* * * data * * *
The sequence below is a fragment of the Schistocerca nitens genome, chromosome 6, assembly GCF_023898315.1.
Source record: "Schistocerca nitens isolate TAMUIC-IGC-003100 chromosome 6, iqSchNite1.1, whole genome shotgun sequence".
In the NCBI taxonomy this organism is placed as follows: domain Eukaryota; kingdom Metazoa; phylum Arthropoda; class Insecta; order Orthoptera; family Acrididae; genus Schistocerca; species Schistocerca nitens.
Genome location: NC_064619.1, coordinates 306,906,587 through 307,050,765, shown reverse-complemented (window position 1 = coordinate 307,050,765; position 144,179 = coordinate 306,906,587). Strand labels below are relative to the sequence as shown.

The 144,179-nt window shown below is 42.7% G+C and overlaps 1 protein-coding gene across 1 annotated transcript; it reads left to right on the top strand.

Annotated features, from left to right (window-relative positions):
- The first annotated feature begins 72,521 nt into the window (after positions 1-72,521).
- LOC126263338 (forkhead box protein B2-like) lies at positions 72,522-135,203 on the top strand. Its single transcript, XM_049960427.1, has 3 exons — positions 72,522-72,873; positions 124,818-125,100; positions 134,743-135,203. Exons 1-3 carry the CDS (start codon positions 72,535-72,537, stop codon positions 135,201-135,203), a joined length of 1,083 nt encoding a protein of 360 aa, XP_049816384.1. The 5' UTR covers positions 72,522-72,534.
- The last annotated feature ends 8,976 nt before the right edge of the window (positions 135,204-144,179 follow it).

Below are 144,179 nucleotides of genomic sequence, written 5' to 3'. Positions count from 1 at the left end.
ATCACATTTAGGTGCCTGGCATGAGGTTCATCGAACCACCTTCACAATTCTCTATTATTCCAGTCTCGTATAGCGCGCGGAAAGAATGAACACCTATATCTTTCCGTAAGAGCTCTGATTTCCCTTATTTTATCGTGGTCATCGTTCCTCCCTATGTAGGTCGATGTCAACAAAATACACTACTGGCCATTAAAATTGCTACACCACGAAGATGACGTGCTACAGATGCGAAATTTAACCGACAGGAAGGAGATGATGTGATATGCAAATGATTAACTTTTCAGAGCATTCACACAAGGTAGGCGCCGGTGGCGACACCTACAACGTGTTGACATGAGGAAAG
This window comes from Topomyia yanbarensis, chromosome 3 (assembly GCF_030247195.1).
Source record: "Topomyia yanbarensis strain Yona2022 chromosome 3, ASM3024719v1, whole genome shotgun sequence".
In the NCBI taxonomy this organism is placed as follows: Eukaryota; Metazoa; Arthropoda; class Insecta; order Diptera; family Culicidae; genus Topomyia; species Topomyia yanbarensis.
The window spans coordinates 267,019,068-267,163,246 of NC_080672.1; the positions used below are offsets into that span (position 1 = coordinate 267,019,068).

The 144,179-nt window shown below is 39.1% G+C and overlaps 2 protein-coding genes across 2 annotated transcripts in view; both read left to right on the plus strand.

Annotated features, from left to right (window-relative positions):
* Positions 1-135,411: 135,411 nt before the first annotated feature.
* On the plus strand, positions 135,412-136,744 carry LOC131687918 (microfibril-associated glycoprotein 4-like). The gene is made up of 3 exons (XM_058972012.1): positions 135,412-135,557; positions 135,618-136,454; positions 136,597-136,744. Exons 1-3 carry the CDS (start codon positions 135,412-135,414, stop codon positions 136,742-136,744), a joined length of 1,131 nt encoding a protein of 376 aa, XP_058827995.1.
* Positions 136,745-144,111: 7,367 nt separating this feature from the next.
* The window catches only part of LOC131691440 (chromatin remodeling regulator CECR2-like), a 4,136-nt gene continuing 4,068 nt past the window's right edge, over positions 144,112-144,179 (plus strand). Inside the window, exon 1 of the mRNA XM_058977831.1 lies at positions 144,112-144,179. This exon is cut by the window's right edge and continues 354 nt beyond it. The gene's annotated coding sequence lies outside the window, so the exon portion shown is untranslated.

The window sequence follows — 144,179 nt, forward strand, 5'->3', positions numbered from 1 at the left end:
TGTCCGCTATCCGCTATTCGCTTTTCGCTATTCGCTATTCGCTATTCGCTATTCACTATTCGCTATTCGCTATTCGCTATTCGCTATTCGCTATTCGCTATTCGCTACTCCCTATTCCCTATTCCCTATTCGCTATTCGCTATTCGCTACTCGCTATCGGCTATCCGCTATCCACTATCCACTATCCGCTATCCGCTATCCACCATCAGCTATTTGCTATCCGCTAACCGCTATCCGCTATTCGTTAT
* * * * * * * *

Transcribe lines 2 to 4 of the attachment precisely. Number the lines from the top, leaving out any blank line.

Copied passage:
Source record: "Schistocerca nitens isolate TAMUIC-IGC-003100 chromosome 6, iqSchNite1.1, whole genome shotgun sequence".
In the NCBI taxonomy this organism is placed as follows: domain Eukaryota; kingdom Metazoa; phylum Arthropoda; class Insecta; order Orthoptera; family Acrididae; genus Schistocerca; species Schistocerca nitens.
Genome location: NC_064619.1, coordinates 306,906,587 through 307,050,765, shown reverse-complemented (window position 1 = coordinate 307,050,765; position 144,179 = coordinate 306,906,587). Strand labels below are relative to the sequence as shown.